Article | April 19, 1999

Correlated Photon System Measures Radiance Directly, Part I

An experimental technique uses visible detectors to measure absolute infrared spectral irradiance without the use of calibrated standards.

By: Alan Migdall, National Institute of Standards and Technology

Using correlated photons, an experimental system at the National Institute of Standards and Technology (NIST) performs absolute infrared spectral radiometric measurements without requiring any externally calibrated radiometric standard. The technique is the only method that measures radiance directly, instead of using radiant power and aperture geometry measurements to deduce radiance indirectly. This technique has an additional unusual characteristic; it allows absolute radiometric measurements of infrared radiation to be made using high-quality visible detectors. Comparisons with conventional methods show agreement to within ~3%, which we believe to be the highest accuracy test of this technique.1

Optical parametric downconversion
The method uses correlated photons produced via optical parametric downconversion. 2-4 In optical parametric downconversion, which takes place in a nonlinear medium, photons from a pump laser beam essentially decay into pairs of photons under the restrictions of energy and momentum conservation (otherwise known as phasematching). 5 The photons are born two at a time into single entangled quantum states, so the detection of existence, wavelength, direction, and polarization of one photon tells of the existence and properties of the other.

For a practical system, a laser pumps a nonlinear crystal set up to produce correlated infrared (IR)/visible pairs of photons (see figure 1). The output of the IR source to be measured is imaged into the crystal such that it overlaps the region pumped by the laser, and overlaps the output direction of a portion of the down-converted light. The beam under test must overlap the downconverted output spectrally, as well as spatially and directionally. This IR input to the crystal enhances the "decay" of photons from the pump beam into downconverted photons along that overlap direction, but because these output photons must be produced in pairs, an increase is also seen along the correlated direction.

By analogy with an atomic system, this mechanism can be thought of as a "stimulated decay" of pump photons into correlated pairs, whereas the correlated photons produced with only the pump laser for input are the result of "spontaneous decay". It turns out that this spontaneous decay can be thought of as being produced by an omnipresent spectral radiance background of 1 photon/mode, which can be written as Rvac o=hc2/l5 (which has the more familiar units of spectral radiance, W/m3sr).2,3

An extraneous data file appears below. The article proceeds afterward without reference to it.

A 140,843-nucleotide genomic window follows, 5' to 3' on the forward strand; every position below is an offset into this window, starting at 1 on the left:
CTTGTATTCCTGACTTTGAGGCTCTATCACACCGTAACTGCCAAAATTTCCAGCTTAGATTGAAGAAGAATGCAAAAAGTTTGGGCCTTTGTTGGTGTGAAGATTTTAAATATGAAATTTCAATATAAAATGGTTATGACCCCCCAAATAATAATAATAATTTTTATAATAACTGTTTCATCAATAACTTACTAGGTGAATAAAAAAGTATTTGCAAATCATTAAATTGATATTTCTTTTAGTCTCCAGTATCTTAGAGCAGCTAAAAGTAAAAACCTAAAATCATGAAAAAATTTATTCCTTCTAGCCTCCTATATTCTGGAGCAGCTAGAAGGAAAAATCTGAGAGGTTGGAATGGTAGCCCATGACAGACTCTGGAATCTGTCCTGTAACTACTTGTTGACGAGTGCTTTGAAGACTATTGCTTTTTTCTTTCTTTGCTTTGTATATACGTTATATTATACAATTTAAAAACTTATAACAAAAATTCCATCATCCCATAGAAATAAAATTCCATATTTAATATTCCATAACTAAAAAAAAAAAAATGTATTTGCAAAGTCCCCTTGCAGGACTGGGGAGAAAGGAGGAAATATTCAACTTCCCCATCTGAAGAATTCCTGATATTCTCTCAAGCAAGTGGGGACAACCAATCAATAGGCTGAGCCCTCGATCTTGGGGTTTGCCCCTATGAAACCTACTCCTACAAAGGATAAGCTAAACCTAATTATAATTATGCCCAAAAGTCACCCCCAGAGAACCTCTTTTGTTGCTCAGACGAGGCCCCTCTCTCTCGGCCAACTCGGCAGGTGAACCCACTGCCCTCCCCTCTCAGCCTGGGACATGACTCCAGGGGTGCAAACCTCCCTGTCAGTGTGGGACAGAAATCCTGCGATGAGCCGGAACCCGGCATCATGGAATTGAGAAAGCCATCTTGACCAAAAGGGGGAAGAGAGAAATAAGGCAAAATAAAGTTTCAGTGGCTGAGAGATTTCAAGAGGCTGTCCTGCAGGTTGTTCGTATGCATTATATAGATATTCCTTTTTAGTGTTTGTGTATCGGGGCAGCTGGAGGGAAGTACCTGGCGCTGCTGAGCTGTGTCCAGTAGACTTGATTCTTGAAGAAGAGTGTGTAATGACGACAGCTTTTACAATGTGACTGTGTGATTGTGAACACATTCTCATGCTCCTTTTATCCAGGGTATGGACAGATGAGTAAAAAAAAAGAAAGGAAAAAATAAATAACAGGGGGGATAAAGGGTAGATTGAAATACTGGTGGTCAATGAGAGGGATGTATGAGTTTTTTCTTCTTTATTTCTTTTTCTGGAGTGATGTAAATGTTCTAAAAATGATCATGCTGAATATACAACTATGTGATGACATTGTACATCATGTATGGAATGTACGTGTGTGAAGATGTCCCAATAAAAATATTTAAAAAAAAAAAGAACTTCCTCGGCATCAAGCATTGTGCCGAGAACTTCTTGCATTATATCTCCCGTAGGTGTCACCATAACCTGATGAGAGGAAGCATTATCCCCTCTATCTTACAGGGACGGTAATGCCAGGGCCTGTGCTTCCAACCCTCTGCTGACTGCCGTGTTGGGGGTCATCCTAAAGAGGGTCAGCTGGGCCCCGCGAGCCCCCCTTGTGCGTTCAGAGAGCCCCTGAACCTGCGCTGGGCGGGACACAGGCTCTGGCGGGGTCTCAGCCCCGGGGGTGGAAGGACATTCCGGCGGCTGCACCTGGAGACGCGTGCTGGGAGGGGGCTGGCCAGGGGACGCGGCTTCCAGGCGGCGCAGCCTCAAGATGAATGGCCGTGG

The absolute IR spectral radiance of the unknown source is thus just the ratio of the increase in the visible channel signal observed with and without the addition of the IR. This ratio is the radiance in the fundamental units of photons/mode. Visible light and a visible detector can therefore be used to "see" the infrared beam. And because radiance is given by a ratio, no calibration is needed for the detector; it need only be linear.

To turn this system into a true metrological technique, it is necessary to consider several points. First, the radiance measured is that which is added to the crystal region pumped by the laser, so any input losses must be accounted for. Second, the size of that pumped region is essentially the spatial resolution of the measurement, so it is desirable to uniformly bathe that region with the IR field to be measured to avoid unwanted averaging. Similarly, it is necessary to angularly overfill the sensitive region. This angular extent is set by the phase matching conditions and the bandwidth of the measurement.

In part II of this article, Migdall will discuss the design and performance of a practical system based on an argon ion laser and a lithium iodide crystal.

1. A. Migdall, et. al., "Measuring Absolute infrared Spectral Radiance with Correlated Visible Photons: Technique Verification and Measurement Uncertainty," Appl. Opts. 37, 3455-3463, (1998).
2. Klyshko D. N., "Utilization of Vacuum Fluctuations as an Optical Brightness Standard," Sov. J. Quant. Elect. 7, 591-594, (1977).
3. Klyshko D. N., Photons And Nonlinear Optics, New York, Gordon and Breach,1988 325p.
4. G. Kh. Kitaeva et. al., "Measurement of Brightness of Light Fluxes Using Vacuum Fluctuations As a Reference," Sov. Phys. Dokl. 24, 564-566 (1979).

About the author…
A. Migdall is with the Optical Technology Division, 221/B208, National Institute of Standards and Technology, Gaithersburg, MD 20899.